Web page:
To date, 13 Malassezia-derived allergens have been identified from M. furfur and M. sympodialis (3, 96). Interestingly, more allergens are released from M. sympodialis when cultured at the increased pH conditions of atopic skin compared with culture at the pH of healthy skin (97). Several of the known allergens belong to a class of phylogenetically highly conserved proteins and display a high degree of homology with the corresponding mammalian proteins. Cross-reactivity between Malassezia-derived allergens and endogenous human proteins (e.g., thioredoxin, manganese-dependent superoxide dismutase) has been indeed demonstrated (93, 98, 99). Therefore, the induction of autoreactive T cells by Malassezia allergens may play a role in sustained inflammation.

Conclusion

Malassezia spp. have been implicated in various pathologies. Yet, direct evidence for a causal relationship between Malassezia spp. and the mammalian host remains elusive. For instance, it is unclear whether Malassezia actively promotes atopic dermatitis or whether the inflammatory environment in the atopic skin triggers a dysregulated immune response toward the fungus.

At the basis of this is the key question of what determines the balance between commensalism and pathogenicity of Malassezia spp. The answer likely relates to changes occurring in both the fungus (55) (e.g., variable secretion of AhR agonists) and in the host (e.g., barrier defects, changes in immune polarization) which are responsible for promoting the development of pathology. Changes in the environment such as seasonal variations in sebum production have also been linked to altered disease prevalence (100).

Inter-species variations in the skin mycobiome may further contribute as different species of Malassezia can induce variable inflammatory responses (51, 75, 101). Moreover, Malassezia spp. have been shown to display a large intra-species diversity (73) similarly to what is known for other opportunistic fungal pathogens (102), and thus the exact composition of Malassezia strains and species present in an individual at a given time may contribute to different outcomes in the interaction between the fungus and the host. The recently completed assembly and detailed annotation of the genome of M. sympodialis makes an important contribution to approach this complexity (103). Future research will help fill the important gaps in our knowledge on the pathophysiology of and the host response to Malassezia in vivo. Enhanced understanding of host-Malassezia interactions may contribute to improved diagnostic and therapeutic options for patients affected by Malassezia-associated pathologies.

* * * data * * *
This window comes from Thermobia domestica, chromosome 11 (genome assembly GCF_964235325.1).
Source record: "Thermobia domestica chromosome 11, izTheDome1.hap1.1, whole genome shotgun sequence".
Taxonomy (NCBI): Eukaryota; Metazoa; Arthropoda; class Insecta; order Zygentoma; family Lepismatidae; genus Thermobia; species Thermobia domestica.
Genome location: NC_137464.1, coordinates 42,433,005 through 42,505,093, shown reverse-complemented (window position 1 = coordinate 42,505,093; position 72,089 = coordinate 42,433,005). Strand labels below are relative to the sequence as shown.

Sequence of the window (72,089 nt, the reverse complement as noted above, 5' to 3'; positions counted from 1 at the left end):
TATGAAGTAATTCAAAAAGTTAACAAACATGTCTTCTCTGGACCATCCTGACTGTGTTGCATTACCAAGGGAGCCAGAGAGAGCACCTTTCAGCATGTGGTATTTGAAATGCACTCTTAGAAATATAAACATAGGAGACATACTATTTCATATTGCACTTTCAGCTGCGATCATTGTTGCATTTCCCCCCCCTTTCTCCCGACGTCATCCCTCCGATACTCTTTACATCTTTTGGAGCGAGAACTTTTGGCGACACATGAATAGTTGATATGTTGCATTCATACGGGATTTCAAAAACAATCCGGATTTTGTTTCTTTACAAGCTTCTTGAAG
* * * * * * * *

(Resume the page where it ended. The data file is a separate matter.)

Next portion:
Author Contributions

Both authors listed have made a substantial, direct, and intellectual contribution to the work and approved it for publication.

Conflict of Interest Statement

The authors declare that the research was conducted in the absence of any commercial or financial relationships that could be construed as a potential conflict of interest.

Funding

This work was supported by the University of Zürich.

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Keywords: Malassezia, commensalism, opportunistic pathogenic fungi, skin disorders, innate immunity, adaptive immunity, allergic response, indoles

Citation: Sparber F and LeibundGut-Landmann S (2017) Host Responses to Malassezia spp. in the Mammalian Skin. Front. Immunol. 8:1614. doi: 10.3389/fimmu.2017.01614

Received: 28 September 2017; Accepted: 08 November 2017;
Published: 22 November 2017

Edited by:

Bernhard Hube, Hans Knöll Institut, Germany

Reviewed by:

Ruth Ashbee, University of Leeds, United Kingdom
Annika Elisabet Scheynius, Karolinska Institute (KI), Sweden
Peter Mayser, Justus Liebig Universität Gießen, Germany

Copyright: © 2017 Sparber and LeibundGut-Landmann. This is an open-access article distributed under the terms of the Creative Commons Attribution License (CC BY). The use, distribution or reproduction in other forums is permitted, provided the original author(s) or licensor are credited and that the original publication in this journal is cited, in accordance with accepted academic practice. No use, distribution or reproduction is permitted which does not comply with these terms.

*Correspondence: Florian Sparber, florian.sparber@uzh.ch;
Salomé LeibundGut-Landmann, salome.leibundgut-landmann@uzh.ch